Struggling with debt is one of those things people face in life at one point in their lives. The feeling is stressful and can be exhausting. If it’s not taken care of quickly, the situation will only get worse. If you are in debt, know that you are not alone. The sooner you rise up and face the situation, the better so as not to increase your money problems. It won’t be quick, it won’t be easy because the solutions offered can be very wide atimes and may also vary too; from cutting interest costs, to budgeting…and so on.
This article will show you the basic steps to help you deal with a debt problem. However, you should get independent advice to further help you deal with this issue.
1. Man-Up and Face the Facts
This is the first step to recovery. Try to discover the extent of your financial problems. Start by combining and analyzing your latest bank statements. Track down any misplaced piece of paperwork. Open those bills you have been ignoring. Next, make a list of how much you owe each person or company and the rates of interest. Once you have this information, you can then move on to the next step.
2. Draw Up a Budget
Next, you need to prioritize your debt and draw up a budget. How much can you afford to spend on debt repayment each month? You record the value of your total income against your expenses. The total amount of money that is left is what you put into the repayment of debts every month. Knowing how much you can spare at a time for paying off debt, you can then create a repayment plan that is convenient for you. You can also use this opportunity to check your spending habits.
See if you can reduce the amount of money you spend on luxuries you could really do without. Doing things like packing your lunch for work from home and not buying coffee every time could help make a difference.
3. Snowball your Debts
Instead of focusing on all your debts simultaneously, you might want to try out this technique called “snowballing”. In this case, you focus on paying off your debts one at a time. As soon as you’re done paying off the first, you move to the next one and repeat the same thing. You do this until you’re done paying all you owe. The thing is, it can be rewarding psychologically to see your creditors become fewer and fewer. This makes repaying easier.
It’s important you know that there are two major categories of debt. They are “priority debts” and “non-priority debts”. When debts fall in the priority debt category, serious action can be taken against you if you don’t pay what you owe. For example, you could lose your home, be disconnected from a service or even go to prison. You need to sort out this category of debts first. Debts that can fall into this category include:
- Mortgage repayments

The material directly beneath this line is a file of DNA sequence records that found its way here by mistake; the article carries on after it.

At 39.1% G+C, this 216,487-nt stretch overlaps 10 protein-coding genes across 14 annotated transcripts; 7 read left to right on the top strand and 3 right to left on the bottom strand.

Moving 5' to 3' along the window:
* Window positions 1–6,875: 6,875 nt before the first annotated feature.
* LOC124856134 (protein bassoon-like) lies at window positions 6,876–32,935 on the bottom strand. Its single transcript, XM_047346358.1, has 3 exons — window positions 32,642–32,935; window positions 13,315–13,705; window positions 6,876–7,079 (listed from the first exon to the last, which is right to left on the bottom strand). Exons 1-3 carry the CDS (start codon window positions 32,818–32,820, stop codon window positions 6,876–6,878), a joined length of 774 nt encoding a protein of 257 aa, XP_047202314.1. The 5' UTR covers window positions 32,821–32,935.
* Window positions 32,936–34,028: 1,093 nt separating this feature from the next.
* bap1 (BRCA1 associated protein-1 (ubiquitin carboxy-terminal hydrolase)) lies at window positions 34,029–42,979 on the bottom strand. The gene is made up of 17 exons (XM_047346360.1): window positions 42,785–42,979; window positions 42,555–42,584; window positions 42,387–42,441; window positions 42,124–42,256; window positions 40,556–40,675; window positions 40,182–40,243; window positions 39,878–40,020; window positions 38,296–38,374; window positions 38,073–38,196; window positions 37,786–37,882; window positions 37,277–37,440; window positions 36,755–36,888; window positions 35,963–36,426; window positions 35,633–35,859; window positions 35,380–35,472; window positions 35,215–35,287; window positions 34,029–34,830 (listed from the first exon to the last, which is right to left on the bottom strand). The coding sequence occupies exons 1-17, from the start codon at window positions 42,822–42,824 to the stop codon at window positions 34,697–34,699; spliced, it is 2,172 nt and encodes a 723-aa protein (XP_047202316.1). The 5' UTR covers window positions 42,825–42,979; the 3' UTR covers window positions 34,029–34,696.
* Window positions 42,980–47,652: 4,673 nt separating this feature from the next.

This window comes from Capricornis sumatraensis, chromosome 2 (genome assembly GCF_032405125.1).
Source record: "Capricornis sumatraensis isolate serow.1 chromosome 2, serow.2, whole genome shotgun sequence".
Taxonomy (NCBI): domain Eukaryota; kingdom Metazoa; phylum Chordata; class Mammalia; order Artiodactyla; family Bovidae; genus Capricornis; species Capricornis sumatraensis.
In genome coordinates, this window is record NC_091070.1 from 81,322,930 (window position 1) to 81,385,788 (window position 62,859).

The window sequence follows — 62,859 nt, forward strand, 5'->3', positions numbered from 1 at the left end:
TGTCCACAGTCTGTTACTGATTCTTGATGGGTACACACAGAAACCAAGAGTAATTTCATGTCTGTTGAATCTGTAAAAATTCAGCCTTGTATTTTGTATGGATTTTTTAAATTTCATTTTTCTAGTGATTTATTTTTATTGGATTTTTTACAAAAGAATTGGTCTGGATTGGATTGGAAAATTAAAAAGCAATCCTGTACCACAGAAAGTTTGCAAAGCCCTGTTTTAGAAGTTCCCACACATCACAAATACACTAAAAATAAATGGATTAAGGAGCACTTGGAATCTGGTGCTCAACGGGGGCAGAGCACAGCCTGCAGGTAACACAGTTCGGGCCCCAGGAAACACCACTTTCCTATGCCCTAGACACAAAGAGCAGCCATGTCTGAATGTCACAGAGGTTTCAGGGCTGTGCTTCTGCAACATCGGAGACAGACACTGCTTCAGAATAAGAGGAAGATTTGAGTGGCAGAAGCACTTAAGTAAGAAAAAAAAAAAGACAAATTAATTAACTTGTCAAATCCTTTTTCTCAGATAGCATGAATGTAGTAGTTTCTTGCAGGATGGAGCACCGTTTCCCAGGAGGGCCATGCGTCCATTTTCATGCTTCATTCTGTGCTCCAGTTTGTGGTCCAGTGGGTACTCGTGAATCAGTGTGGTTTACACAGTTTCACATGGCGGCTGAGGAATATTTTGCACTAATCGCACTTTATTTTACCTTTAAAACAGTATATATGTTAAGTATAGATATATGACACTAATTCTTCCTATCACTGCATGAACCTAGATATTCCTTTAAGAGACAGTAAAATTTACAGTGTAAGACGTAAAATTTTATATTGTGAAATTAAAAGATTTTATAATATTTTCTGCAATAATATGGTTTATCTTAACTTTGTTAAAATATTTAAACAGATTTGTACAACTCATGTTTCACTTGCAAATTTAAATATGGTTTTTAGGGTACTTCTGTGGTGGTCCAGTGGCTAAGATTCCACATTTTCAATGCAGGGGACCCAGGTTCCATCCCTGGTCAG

- Secured loans
- Utility bills
- Court fines
Below are debts that fall into the non-priority category. They can be placed aside, and you shouldn’t handle them as first priority.
- Credit card and store card payments
- Bank loans
- Catalogue repayments
- Money you’ve borrowed from family or friends
Read: How to Stop Being Broke
4. Seek Professional Advice
If after all this, you still can’t seem to find a way out of the whole debt mess you’re in, I’d suggest you seek professional advice immediately. Independent organizations such as the Citizens Advice Bureau (CAB) and National Debtline offer free guidance for people who are overwhelmed by their financial problems. CAB currently deals with 9,300 new debt problems every day.
And what if you don’t have this organization in your country, why not consider approaching your creditors to explain the situation and suggest a more feasible repayment plan? You can never tell, they might just be willing to work with the plan. Know what you can afford to pay within a particular period of time. Be sure to start with your top creditors first.
In a case where after you’ve sealed an agreement with your priority creditors, and you have nothing left to offer your non-priority creditors, talk to them (i.e. your non-priority creditors), explaining the situation. Be careful not to make promises you can’t keep. Just let them know that at some point in the future, you’ll pay them back.
5. Explore Overdraft Options
Paying too much interest on your overdraft can easily worsen your debt problems. If you think you’re paying over the odds for your overdraft service, find out if you can switch to a current account with a 0% overdraft.
6. Start Saving
Once you’ve been able to conquer your debts, I’d advise you take this step to ensure you don’t end up in the same position again. Try to set aside 10%-15% of your total income either weekly or monthly. Keep this money in an emergency bank account so you’d have the fund to fall back on should something unexpected happen in the future.
It won’t be easy but if you keep your mind to it, you’ll work it out. Was this article helpful? You’ve got something to say? Let me know in the comments.